Goodbye, Milwaukee Brave Jack Dittmer

Iowa lost a part of baseball history in the death of 86-year-old Jack Dittmer this week.
I enjoyed the letter he shared in 2011. The super signer kept in touch with teammate Hank Aaron years after his retirement.
I liked the last line in the obituary to the Cedar Rapids Gazette that Dittmer’s family provided. I hope you will, too.

Thanking Milwaukee Brave Jack Dittmer

Another impressive career has ended.

Jack Dittmer didn’t have Hall of Fame stats. He was a hobby hall of famer, however.

In October, Dittmer’s wife began sending out the sad news. I saw the update via the ever-insightful

The second baseman now lives in a care facility. He can no longer sign autographs or answer questions.

Dittmer was at his best for my 2011 letter. See for yourself via the above link.

On SCN, his success rate was staggering: 175 success responses in 178 attempts.

Just a thought…

A note of thanks to Mrs. Dittmer might bring a bit of brightness during the holidays, considering her husband’s health. I’m sure she may have been an unsung hero in getting all those autographs returned.

Brave Jack Dittmer Recalls ‘Humble’ Hank Aaron

Dittmer’s Pen Still Flashes
That Dazzling “D” Today!

Fellow Iowan Jack Dittmer sent me a fascinating reply to my letter.

Dittmer is an Iowa sports legend, earning nine letters in three sports at the University of Iowa. Did he ever imagine himself as a Green Bay Packer, not a Milwaukee Brave? He confessed:

“Football has always been my favorite sport but I only weighed about 160 lbs in college – not big enough.”

Dittmer’s rookie season came as a BOSTON Brave. He debuted with a franchise in flux. Worse still, all the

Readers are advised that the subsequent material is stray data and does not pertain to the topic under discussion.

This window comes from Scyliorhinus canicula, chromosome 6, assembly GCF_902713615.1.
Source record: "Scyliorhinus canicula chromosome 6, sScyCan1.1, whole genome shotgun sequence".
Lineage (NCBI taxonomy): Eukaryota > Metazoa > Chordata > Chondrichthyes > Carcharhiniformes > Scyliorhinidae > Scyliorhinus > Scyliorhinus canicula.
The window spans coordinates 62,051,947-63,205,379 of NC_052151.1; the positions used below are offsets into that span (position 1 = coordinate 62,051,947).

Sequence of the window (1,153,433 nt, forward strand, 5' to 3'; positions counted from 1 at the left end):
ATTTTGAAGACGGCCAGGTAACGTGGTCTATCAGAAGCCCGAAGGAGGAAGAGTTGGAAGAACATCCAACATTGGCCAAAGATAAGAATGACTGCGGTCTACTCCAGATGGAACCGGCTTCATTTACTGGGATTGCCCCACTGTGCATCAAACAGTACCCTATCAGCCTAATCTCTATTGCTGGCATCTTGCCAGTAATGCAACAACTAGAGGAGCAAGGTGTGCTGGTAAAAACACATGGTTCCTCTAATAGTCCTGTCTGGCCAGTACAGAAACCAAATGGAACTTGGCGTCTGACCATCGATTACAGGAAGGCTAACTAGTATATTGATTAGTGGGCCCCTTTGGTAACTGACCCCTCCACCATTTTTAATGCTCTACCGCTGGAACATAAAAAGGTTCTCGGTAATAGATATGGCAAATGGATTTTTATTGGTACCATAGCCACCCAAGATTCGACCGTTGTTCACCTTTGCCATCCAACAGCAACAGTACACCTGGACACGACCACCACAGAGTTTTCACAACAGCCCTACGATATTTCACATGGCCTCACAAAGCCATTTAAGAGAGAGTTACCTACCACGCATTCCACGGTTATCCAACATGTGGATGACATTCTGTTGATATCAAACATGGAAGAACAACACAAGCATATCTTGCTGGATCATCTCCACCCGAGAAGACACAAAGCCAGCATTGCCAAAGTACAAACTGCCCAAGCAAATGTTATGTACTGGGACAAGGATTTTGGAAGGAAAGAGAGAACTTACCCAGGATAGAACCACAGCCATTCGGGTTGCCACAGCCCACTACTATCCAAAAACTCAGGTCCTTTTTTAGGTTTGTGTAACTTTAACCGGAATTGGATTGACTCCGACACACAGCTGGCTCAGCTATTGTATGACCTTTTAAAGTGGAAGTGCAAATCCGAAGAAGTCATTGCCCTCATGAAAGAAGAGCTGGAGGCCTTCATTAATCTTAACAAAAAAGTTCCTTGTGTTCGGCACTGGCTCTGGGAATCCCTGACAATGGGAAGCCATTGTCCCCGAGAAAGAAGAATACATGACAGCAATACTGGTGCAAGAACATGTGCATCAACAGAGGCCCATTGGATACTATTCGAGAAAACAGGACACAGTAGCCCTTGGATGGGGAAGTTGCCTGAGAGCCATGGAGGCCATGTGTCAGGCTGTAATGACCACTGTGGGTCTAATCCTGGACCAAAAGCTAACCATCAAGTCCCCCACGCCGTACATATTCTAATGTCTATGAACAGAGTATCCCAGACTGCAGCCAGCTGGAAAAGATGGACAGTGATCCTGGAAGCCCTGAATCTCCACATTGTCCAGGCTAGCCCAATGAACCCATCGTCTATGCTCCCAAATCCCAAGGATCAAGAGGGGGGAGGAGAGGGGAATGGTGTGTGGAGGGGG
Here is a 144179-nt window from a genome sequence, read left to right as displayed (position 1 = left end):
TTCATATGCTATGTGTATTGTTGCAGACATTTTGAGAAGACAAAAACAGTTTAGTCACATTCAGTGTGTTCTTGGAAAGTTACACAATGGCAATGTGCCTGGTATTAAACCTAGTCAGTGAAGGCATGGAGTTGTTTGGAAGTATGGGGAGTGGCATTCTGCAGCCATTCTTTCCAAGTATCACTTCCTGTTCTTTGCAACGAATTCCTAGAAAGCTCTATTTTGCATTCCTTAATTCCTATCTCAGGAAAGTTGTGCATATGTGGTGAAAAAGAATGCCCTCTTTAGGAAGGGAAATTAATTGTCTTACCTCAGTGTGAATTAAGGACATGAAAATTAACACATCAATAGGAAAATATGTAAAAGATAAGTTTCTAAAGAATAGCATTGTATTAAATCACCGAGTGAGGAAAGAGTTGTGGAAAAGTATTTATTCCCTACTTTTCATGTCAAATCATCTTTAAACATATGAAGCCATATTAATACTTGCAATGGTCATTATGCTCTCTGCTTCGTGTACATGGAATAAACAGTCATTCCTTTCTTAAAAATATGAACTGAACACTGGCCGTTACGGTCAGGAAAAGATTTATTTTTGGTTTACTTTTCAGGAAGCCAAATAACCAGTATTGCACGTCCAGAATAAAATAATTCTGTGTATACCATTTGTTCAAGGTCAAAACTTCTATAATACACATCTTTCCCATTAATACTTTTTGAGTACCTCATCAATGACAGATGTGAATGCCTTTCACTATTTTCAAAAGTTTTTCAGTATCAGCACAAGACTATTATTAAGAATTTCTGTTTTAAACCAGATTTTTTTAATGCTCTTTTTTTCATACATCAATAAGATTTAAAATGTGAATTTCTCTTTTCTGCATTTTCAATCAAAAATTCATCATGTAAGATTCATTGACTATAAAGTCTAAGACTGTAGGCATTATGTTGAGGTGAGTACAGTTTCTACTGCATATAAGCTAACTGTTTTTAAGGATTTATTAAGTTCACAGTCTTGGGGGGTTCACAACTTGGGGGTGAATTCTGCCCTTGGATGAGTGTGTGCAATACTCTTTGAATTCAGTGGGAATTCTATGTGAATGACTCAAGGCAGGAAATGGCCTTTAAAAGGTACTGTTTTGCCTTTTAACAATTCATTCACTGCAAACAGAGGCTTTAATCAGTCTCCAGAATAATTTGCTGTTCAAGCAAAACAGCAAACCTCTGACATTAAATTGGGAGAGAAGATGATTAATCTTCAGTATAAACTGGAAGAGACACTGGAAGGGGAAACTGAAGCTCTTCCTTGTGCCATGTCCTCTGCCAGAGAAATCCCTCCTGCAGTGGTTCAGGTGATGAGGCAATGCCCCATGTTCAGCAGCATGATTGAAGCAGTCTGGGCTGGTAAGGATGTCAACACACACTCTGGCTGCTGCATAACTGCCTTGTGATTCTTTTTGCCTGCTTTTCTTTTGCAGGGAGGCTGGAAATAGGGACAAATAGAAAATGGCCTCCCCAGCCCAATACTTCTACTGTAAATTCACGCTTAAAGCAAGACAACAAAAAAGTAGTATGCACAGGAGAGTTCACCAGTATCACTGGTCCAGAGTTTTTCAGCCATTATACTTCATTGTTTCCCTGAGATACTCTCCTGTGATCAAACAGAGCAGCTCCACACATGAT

fellow Iowans, all the U of I rooters, faced a cross-county trip to see their Hawkeye. I was sure that the move to Milwaukee offered fringe benefits. He added:

“The last year for the Boston Braves team was not a good one. I was called up in June and did not do very well.

The first year in Milwaukee was great! In August of 1953, the Iowa fans planned a big “Jack Dittmer Day” in Milwaukee and hundreds came to the game and honored me and my wife with their presence and gifts.”

A year later, Dittmer witnessed the arrival of a future home run king. He remembered:

“Rookie Hank Aaron did not come to Milwaukee until my second year (1954) and was sensational. He and his wife were great people, very humble, but did not socialize with many because, as I recall, she did not stay all summer in Milwaukee.

I have signed autographs with hank (after baseball) and participated in Hank Aaron fundraising golf tournaments in Milwaukee. He is a great guy.”

So are you, Jack Dittmer!

See the state-wide salute Dittmer received in 2005 upon entering the Iowa Sports Hall of Fame.

Additionally, I was stunned by the collection of Dittmer-related artifacts at this aptly-named website.

Tomorrow: Two important questions I’ll be asking former players I write to this season.

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